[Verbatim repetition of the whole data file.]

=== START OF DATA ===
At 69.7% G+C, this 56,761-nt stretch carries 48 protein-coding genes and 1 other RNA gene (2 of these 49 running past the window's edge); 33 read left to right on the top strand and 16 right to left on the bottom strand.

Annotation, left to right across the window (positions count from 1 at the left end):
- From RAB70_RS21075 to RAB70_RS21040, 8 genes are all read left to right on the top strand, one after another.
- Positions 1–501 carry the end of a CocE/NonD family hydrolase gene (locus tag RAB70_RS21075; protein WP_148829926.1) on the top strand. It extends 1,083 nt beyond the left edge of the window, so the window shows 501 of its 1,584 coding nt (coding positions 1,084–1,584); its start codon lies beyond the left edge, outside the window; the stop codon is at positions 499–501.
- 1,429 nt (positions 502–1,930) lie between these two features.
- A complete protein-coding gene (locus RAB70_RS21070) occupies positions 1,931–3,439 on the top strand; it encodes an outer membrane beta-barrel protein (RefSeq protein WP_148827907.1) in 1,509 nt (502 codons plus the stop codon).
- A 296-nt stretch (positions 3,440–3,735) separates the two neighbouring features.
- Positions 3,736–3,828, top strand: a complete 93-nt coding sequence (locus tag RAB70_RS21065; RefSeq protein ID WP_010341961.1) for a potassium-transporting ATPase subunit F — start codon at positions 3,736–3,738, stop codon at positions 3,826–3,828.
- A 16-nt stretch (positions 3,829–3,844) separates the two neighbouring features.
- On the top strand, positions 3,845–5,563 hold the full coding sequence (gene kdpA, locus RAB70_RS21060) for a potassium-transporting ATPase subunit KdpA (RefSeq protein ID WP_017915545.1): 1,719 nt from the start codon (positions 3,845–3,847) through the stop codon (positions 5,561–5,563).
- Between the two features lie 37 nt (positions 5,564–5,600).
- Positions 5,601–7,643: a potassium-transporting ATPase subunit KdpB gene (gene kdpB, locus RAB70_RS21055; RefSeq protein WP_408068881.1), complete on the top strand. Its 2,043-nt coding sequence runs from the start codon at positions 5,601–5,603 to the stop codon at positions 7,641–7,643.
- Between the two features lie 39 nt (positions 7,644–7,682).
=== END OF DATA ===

At 69.7% G+C, this 56,761-nt stretch carries 48 protein-coding genes and 1 other RNA gene (2 of these 49 running past the window's edge); 33 read left to right on the top strand and 16 right to left on the bottom strand.

Annotation, left to right across the window (positions count from 1 at the left end):
- From RAB70_RS21075 to RAB70_RS21040, 8 genes are all read left to right on the top strand, one after another.
- Positions 1–501 carry the end of a CocE/NonD family hydrolase gene (locus tag RAB70_RS21075; protein WP_148829926.1) on the top strand. It extends 1,083 nt beyond the left edge of the window, so the window shows 501 of its 1,584 coding nt (coding positions 1,084–1,584); its start codon lies beyond the left edge, outside the window; the stop codon is at positions 499–501.
- 1,429 nt (positions 502–1,930) lie between these two features.
- A complete protein-coding gene (locus RAB70_RS21070) occupies positions 1,931–3,439 on the top strand; it encodes an outer membrane beta-barrel protein (RefSeq protein WP_148827907.1) in 1,509 nt (502 codons plus the stop codon).
- A 296-nt stretch (positions 3,440–3,735) separates the two neighbouring features.
- Positions 3,736–3,828, top strand: a complete 93-nt coding sequence (locus tag RAB70_RS21065; RefSeq protein ID WP_010341961.1) for a potassium-transporting ATPase subunit F — start codon at positions 3,736–3,738, stop codon at positions 3,826–3,828.
- A 16-nt stretch (positions 3,829–3,844) separates the two neighbouring features.
- On the top strand, positions 3,845–5,563 hold the full coding sequence (gene kdpA, locus RAB70_RS21060) for a potassium-transporting ATPase subunit KdpA (RefSeq protein ID WP_017915545.1): 1,719 nt from the start codon (positions 3,845–3,847) through the stop codon (positions 5,561–5,563).
- Between the two features lie 37 nt (positions 5,564–5,600).
- Positions 5,601–7,643: a potassium-transporting ATPase subunit KdpB gene (gene kdpB, locus RAB70_RS21055; RefSeq protein WP_408068881.1), complete on the top strand. Its 2,043-nt coding sequence runs from the start codon at positions 5,601–5,603 to the stop codon at positions 7,641–7,643.
- Between the two features lie 39 nt (positions 7,644–7,682).